Mircea RaianuJan 27, 2022
The Global Corporation That Built Indian Capitalism
Harvard University Press 2021
Nearly a century old, the grand façade of Bombay House is hard to miss in the historic business district of Mumbai. This is the iconic global headquarters of the Tata Group. Founded in 1868, the Tatas – India’s largest business conglomerate – have been a persistent and dominant presence in the economic and business life of the country. Their businesses range from salt to software, tea to automobiles, and hotels to telecommunications. Originally from Navsari, Gujarat, the Tata family are Parsis, members of a tiny ethno-religious community of Indian Zoroastrians. After getting their start in the cotton and opium trades, the Tatas ascended to commanding heights in the Indian economy by the time of independence in 1947. Over the course of its 150-year history, Tata spun textiles, forged steel, generated hydroelectric power, and took to the skies. The Tatas became notable for their extensive philanthropy and for their unique business model, with trusts owning majority shares in the business. They also faced challenges – from restive workers fighting for their rights and from political leaders who sought to curb the corporation's power.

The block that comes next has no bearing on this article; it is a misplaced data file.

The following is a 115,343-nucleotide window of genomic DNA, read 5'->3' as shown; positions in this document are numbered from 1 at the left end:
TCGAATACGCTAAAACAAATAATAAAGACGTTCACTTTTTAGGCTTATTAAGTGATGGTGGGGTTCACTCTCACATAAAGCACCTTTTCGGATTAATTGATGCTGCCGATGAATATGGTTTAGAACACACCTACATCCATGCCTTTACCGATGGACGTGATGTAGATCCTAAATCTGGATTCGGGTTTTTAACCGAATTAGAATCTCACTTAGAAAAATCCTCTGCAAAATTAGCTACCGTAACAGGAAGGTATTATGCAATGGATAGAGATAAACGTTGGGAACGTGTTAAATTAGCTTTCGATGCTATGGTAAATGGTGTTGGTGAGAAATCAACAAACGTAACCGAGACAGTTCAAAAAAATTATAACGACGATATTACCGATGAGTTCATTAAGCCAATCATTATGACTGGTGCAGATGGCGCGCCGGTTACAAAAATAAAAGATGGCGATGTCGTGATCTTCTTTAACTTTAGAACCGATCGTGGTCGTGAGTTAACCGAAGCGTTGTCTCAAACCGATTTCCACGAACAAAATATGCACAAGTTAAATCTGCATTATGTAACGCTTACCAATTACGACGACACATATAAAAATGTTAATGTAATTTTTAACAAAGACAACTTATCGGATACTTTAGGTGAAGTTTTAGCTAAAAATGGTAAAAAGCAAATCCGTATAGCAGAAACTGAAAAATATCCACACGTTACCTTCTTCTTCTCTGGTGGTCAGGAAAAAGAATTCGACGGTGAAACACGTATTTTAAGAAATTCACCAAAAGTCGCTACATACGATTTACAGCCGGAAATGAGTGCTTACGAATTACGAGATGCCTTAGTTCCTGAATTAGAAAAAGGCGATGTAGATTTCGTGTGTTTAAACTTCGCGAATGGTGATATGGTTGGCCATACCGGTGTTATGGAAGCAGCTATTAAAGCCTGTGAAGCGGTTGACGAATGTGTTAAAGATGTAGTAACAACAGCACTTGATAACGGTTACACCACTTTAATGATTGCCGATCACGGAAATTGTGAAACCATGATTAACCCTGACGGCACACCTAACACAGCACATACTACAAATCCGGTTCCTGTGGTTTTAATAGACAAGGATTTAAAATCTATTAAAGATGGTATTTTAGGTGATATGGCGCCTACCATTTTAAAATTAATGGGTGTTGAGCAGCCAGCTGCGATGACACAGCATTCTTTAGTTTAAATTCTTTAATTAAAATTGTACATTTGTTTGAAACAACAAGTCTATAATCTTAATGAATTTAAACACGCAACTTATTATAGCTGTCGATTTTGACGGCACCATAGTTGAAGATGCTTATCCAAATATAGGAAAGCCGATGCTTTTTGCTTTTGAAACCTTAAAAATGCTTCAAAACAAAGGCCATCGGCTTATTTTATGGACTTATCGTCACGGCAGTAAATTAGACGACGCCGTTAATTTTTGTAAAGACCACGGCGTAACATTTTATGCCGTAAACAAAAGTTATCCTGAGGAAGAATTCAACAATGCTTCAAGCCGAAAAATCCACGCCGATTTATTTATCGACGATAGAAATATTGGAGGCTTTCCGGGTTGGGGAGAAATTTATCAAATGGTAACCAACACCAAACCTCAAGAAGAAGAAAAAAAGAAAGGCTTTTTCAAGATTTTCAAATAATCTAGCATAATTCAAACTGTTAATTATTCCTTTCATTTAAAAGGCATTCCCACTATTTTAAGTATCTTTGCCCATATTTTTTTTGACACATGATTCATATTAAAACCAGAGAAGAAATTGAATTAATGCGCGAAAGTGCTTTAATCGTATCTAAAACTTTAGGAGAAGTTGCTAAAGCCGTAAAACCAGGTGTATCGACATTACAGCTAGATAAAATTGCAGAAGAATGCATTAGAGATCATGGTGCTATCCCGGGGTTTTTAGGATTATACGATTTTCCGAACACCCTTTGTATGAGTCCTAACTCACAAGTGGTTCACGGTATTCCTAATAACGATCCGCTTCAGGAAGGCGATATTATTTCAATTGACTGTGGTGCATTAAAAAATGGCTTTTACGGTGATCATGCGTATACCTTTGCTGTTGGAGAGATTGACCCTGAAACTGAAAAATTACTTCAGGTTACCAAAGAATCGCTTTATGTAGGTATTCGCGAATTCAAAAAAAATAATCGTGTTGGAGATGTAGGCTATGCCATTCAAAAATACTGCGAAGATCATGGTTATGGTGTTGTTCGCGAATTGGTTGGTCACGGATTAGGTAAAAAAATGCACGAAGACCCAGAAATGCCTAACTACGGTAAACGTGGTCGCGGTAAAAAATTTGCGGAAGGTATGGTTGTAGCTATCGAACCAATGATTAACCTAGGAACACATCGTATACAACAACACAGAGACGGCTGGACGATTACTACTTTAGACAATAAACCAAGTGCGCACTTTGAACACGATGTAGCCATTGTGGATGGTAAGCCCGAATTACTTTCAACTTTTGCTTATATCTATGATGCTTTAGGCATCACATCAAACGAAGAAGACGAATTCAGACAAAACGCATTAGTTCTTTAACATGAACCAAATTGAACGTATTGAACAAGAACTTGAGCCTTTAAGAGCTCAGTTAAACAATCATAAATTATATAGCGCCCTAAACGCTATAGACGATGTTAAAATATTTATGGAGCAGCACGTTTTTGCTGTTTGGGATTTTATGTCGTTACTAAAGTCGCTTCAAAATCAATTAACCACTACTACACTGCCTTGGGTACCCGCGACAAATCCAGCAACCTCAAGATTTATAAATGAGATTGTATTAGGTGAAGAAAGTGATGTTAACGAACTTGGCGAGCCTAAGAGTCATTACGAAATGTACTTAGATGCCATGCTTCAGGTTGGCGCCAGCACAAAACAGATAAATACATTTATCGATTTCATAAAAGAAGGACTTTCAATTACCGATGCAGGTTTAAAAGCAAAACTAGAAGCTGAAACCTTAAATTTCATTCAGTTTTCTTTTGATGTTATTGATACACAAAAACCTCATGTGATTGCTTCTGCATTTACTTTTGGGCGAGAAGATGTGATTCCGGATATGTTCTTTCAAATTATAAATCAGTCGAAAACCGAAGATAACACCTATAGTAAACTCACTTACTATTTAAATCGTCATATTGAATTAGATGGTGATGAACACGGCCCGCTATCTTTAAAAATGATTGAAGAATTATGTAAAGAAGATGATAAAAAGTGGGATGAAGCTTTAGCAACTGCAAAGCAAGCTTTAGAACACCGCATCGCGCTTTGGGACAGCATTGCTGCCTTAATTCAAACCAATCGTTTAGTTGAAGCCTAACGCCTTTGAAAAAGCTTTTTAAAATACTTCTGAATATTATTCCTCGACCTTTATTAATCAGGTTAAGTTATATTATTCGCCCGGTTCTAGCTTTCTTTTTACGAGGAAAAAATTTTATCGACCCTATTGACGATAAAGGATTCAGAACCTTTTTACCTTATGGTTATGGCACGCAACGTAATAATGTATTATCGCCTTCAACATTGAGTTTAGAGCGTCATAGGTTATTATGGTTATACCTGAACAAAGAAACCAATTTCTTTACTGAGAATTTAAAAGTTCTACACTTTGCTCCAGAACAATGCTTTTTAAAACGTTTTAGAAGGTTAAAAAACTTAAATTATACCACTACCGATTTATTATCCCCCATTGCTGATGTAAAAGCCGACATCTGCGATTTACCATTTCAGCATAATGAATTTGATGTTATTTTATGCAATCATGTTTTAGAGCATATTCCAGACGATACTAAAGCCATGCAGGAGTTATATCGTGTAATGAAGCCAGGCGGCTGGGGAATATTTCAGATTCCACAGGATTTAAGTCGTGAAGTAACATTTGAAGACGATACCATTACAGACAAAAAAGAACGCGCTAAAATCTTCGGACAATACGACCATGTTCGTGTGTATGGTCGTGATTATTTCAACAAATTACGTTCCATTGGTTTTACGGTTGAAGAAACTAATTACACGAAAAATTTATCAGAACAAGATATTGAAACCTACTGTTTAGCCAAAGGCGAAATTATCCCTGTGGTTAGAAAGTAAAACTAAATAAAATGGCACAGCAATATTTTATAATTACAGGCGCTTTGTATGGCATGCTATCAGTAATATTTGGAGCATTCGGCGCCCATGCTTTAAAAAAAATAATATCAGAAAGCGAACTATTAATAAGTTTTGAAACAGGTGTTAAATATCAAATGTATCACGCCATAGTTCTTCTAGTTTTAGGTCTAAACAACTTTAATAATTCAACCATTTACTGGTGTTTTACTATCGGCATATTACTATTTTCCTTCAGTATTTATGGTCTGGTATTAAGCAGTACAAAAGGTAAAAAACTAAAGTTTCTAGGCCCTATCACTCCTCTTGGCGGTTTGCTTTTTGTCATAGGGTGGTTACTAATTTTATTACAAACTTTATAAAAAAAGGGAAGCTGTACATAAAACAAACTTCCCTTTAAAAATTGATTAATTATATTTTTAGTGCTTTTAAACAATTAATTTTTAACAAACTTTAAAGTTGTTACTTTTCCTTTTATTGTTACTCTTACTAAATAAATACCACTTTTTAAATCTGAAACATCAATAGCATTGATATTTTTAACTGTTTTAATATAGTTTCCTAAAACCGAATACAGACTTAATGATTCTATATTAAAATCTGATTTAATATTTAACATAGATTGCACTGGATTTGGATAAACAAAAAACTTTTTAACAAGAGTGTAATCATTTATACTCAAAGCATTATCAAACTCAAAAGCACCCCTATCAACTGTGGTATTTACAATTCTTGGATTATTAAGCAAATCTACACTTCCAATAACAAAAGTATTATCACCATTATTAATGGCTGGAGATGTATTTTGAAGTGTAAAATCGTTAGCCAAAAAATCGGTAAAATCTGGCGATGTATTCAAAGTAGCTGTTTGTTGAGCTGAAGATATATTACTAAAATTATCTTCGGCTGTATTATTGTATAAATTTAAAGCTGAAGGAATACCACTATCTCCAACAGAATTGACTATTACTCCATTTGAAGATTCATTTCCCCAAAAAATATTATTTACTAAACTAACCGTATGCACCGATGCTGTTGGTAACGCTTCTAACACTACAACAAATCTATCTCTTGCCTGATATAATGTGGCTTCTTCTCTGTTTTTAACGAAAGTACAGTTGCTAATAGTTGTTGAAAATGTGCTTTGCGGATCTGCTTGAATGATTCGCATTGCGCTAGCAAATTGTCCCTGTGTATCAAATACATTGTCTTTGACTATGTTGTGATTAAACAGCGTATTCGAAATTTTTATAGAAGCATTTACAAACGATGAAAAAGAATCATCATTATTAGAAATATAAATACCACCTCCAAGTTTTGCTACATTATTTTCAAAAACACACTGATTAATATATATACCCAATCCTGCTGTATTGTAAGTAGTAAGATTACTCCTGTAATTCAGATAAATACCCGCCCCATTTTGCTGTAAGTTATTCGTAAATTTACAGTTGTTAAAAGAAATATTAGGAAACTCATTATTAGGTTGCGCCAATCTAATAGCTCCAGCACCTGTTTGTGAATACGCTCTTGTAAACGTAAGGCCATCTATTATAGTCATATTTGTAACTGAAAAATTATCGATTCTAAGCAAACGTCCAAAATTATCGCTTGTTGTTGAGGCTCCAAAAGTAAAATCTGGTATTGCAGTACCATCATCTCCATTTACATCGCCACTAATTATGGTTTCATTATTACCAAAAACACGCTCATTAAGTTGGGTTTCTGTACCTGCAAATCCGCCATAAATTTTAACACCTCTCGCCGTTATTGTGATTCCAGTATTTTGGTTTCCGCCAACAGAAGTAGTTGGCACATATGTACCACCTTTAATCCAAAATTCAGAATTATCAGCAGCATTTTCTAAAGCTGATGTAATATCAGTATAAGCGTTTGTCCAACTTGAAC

Mircea Raianu’s Tata: The Global Corporation That Built Indian Capitalism (Harvard University Press, 2021) tells an eye-opening portrait of global capitalism spanning 150 years, through the history of the Tata corporation. Raianu’s sweeping history tracks the fortunes of a family-run business that was born during the high noon of the British Empire and went on to capture the world’s attention with the headline-making acquisition of luxury car manufacturer Jaguar Land Rover. The growth of Tata was a complex process shaped by world historical forces: the eclipse of imperial free trade, the intertwined rise of nationalism and the developmental state, and finally the return of globalization and market liberalization. Today Tata is the leading light of one of the world’s major economies, selling steel, chemicals, food, financial services, and nearly everything else, while operating philanthropic institutions that channel expert knowledge in fields such as engineering and medicine.
Based on painstaking research in the company’s archive, Tata elucidates how a titan of industry was created and what lessons its story may hold for the future of global capitalism.
Mircea Raianu is an assistant professor of history at the University of Maryland. He specializes in the history of modern South Asia, with research and teaching interests in capitalism and economic life broadly constructed.
Shatrunjay Mall is a PhD candidate at the Department of History at the University of Wisconsin-Madison. He works on transnational Asian history, and his dissertation explores intellectual, political, and cultural intersections and affinities that emerged between Indian anti-colonialism and imperial Japan in the twentieth century.